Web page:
You can identify poor neighborhoods from space | Grist. I noted this effect on my trip to Baltimore and Washington DC last weekend. Most of Washington DC has lots of trees especially on the North/West side along both sides of Connecticut Ave. while Baltimore tends to be a barren sea of brick and wood low-rise buildings on tree bereft streets. This holds true for most areas of the country. I have added my own examples of areas I am familiar with.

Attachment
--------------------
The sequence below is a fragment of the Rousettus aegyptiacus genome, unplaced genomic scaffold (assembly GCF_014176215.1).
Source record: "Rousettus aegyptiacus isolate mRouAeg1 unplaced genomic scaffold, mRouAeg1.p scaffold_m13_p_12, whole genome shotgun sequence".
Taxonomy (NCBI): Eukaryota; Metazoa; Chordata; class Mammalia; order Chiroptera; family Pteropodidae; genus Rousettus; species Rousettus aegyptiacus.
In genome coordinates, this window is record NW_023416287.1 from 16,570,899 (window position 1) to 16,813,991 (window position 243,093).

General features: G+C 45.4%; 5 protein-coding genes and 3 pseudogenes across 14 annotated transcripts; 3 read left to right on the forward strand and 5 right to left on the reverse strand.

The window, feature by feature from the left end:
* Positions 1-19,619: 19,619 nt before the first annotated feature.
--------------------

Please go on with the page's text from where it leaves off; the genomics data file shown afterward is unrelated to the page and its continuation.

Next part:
The next four images show an other phenomenon that distinguishes rich from poor neighborhoods, that of elevation (hight above sea level). Except when we are talking the sea-shore it tends to hold that properties on the hill tend to be worth more than in the valley. The two examples I give here are of Riverdale & Kingsbridge in the Bronx and Yonkers along Broadway above the NYC line and Park Hill just the east of it. Both Riverdale and Park Hill are close to 150 feet above the other neighboring examples.